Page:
Confessions of a Twitterholic

At a recent Socadl Tweetup*, a few late-stayers cosied up around one table.

There was silence for a moment. So of course I tried to fill the silence. I piped up: “Hi, I’m Prakky, and I’m a Twitterholic”.

Michelle Prak, Twitterholic
"Is this the face of a Twitterholic?"

 Everyone laughed. I don’t know why – it was true. (I suspect that a few might have laughed because they’re Twitterholics too, while at least one laughed nervously, perhaps thinking: “Shit, I knew I shouldn’t have come to one of these #socadl tweetups!)

Now, I’m not sure of all the steps you take when you attend Alcoholics Anonymous, but from what I’ve seen in Hollywood movies, ‘fessing up and outlining your addiction stories are mandatory. So here goes with some Twitterholic confessions:

  • I do sometimes tweet while walking down the street.
  • I do stop walking in the street, letting people bump into me, while I tweet.
  • I have tweeted while laying down in bed.
  • I have woken in the morning and checked Twitter before I get up.
  • When I owned a Nokia E71, I got sore thumbs from tweeting.
  • I have accidentally retweeted myself.
  • I have bumped into my own scheduled tweets in cyberspace.
  • I have checked my Klout, my Twellow score, Twitrank and many other ways of fruitlessly assessing my ‘worth’ in the Twitterverse.
  • I have unfollowed an annoying person on Twitter. Then checked their tweets to see if they bitched about me.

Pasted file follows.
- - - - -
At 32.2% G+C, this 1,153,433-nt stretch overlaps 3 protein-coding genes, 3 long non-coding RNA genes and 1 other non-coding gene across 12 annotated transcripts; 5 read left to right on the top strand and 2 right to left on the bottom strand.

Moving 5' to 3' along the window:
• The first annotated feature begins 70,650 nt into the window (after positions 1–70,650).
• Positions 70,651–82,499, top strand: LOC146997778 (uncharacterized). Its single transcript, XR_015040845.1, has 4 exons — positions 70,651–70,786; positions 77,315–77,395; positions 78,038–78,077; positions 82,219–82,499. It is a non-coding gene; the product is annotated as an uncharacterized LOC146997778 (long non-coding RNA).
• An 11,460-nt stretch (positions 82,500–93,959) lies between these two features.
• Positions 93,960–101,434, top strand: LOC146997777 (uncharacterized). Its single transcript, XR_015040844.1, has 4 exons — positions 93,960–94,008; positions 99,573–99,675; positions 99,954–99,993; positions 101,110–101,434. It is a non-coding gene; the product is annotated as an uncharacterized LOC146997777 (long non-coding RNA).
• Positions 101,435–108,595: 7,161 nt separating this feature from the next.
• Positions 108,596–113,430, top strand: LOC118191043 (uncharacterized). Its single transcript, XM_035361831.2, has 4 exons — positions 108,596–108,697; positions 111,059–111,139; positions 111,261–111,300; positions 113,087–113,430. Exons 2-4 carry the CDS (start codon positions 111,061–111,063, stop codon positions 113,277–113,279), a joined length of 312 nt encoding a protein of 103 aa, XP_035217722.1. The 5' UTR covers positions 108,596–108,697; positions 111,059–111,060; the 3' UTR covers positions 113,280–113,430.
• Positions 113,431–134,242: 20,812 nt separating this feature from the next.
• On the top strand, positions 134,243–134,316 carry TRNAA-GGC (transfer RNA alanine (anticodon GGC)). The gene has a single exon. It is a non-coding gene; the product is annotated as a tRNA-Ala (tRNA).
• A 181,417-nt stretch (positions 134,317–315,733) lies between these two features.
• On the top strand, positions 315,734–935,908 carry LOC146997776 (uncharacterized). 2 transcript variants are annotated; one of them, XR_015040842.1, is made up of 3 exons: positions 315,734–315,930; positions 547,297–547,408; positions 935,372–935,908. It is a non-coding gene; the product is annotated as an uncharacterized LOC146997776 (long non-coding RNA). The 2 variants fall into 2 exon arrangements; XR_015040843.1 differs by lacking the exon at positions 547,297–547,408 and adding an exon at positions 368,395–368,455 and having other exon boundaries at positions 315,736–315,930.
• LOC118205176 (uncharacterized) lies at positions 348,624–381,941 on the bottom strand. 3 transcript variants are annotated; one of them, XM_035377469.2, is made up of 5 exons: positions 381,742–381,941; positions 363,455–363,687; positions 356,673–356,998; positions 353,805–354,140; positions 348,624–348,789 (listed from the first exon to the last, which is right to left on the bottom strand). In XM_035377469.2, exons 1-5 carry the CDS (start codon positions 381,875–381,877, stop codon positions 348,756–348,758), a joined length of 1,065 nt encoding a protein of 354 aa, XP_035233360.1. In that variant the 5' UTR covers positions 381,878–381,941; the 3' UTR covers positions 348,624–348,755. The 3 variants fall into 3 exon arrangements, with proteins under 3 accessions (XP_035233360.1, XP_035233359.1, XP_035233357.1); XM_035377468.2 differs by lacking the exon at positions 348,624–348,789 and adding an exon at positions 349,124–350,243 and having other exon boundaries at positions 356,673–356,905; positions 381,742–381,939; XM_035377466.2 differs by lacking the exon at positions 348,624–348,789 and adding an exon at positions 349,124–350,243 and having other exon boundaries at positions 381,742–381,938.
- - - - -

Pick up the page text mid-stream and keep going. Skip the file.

• I have tweeted during a favourite TV show and missed ‘a good part’.
  • I have wished somebody would shut up so I could check my tweets.

These are just a few random Twitterholic symptoms. Do you recognise any? What have you found yourself doing with Twitter?

* Socadl stands for ‘Social Adelaide’ and denotes a group of social media enthusiasts who often get together in Adelaide, South Australia, for tweetups face to face, and lots of learning and sharing online. Follow @socadl on Twitter.

18 thoughts on “Confessions of a Twitterholic

  1. Hey Prakster – you forgot:

    * BogTweeting – news from the can
    * DrunkTweeting, then waking in fright at 6am hoping you’re early enough to savagely cull your tweets before anyone notices
    * DMTweeting – tweeting publicly something you meant for someone privately
    * Twitcest – shagging people on Twitter
    * 4sqStalking – “coincidentally” turning up at venues someone else has checked into
    * RealLifeMissTweeting – missing an appointment/bus/etc because you were busy bitching about it/them being late

    Got more but need the loo, I may bogretweet this for you.

  2. Check, check, check…oh oh!

    While I’ve so far avoided labelling myself a Twitterholic, I have adjusted to my partner referring to me affectionately as a ‘twit’ for the above behaviour 🙂

  3. Step 1 – acknowledge you have a problem, (then tweet about it)
    Step 2 – seek a supportive group, (local tweetups are a good idea)
    Step 3 – isolate the emotive drivers for tweeting, (then take a job that reinforces those emotions)
    Step 4 – seek out a sponsor, (use Twitter lists for this)